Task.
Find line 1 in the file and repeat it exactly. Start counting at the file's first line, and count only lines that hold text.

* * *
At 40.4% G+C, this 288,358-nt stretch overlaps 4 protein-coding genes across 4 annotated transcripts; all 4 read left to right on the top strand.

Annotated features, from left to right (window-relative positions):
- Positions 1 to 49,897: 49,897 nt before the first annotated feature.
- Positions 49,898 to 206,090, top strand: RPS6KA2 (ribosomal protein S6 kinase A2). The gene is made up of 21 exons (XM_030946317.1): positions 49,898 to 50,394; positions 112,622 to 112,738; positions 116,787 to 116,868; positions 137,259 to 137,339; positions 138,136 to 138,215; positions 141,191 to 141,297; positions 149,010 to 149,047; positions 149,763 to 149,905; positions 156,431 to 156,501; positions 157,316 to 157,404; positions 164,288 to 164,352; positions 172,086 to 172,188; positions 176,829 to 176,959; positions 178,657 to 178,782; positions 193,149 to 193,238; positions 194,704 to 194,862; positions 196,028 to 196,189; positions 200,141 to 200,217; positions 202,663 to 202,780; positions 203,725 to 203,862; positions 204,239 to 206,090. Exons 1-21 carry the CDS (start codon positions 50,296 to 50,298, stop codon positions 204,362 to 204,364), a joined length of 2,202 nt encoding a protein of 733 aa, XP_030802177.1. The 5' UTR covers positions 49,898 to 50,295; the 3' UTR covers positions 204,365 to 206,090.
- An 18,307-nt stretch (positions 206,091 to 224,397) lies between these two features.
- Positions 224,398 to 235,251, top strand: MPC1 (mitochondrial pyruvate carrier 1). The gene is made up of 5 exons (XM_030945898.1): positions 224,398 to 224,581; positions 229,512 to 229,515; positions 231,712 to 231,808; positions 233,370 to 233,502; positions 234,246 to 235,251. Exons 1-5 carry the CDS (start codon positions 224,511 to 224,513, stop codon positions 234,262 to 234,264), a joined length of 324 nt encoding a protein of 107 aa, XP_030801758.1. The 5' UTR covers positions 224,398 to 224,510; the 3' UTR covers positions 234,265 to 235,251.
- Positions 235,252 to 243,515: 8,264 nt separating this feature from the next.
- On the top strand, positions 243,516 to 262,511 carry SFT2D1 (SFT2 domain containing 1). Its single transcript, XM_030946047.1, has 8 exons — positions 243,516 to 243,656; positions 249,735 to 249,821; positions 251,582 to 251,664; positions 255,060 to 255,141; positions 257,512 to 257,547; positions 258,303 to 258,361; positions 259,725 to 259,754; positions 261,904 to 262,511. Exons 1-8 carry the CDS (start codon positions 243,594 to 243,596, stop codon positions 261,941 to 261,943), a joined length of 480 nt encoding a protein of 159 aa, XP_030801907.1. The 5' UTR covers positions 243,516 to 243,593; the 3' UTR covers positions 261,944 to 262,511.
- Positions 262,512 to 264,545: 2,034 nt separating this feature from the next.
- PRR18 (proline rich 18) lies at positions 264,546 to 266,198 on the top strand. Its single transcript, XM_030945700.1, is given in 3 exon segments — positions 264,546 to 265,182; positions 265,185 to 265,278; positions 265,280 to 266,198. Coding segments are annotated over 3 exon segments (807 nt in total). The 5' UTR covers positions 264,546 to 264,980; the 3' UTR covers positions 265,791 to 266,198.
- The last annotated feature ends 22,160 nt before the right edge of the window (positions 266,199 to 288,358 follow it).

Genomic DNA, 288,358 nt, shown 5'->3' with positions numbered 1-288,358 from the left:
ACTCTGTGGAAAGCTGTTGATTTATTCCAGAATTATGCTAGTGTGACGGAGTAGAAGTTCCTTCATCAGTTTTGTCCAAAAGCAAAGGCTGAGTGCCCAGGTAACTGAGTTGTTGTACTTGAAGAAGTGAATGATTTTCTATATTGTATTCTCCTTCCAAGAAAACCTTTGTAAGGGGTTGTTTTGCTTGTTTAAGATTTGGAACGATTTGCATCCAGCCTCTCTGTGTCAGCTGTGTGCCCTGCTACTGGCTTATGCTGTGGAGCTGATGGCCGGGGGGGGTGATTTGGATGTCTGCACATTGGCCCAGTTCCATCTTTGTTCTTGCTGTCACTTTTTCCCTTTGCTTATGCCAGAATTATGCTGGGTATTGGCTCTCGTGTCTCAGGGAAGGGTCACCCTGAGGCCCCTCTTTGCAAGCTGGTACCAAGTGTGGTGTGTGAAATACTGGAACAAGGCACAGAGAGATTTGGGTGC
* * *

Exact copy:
At 40.4% G+C, this 288,358-nt stretch overlaps 4 protein-coding genes across 4 annotated transcripts; all 4 read left to right on the top strand.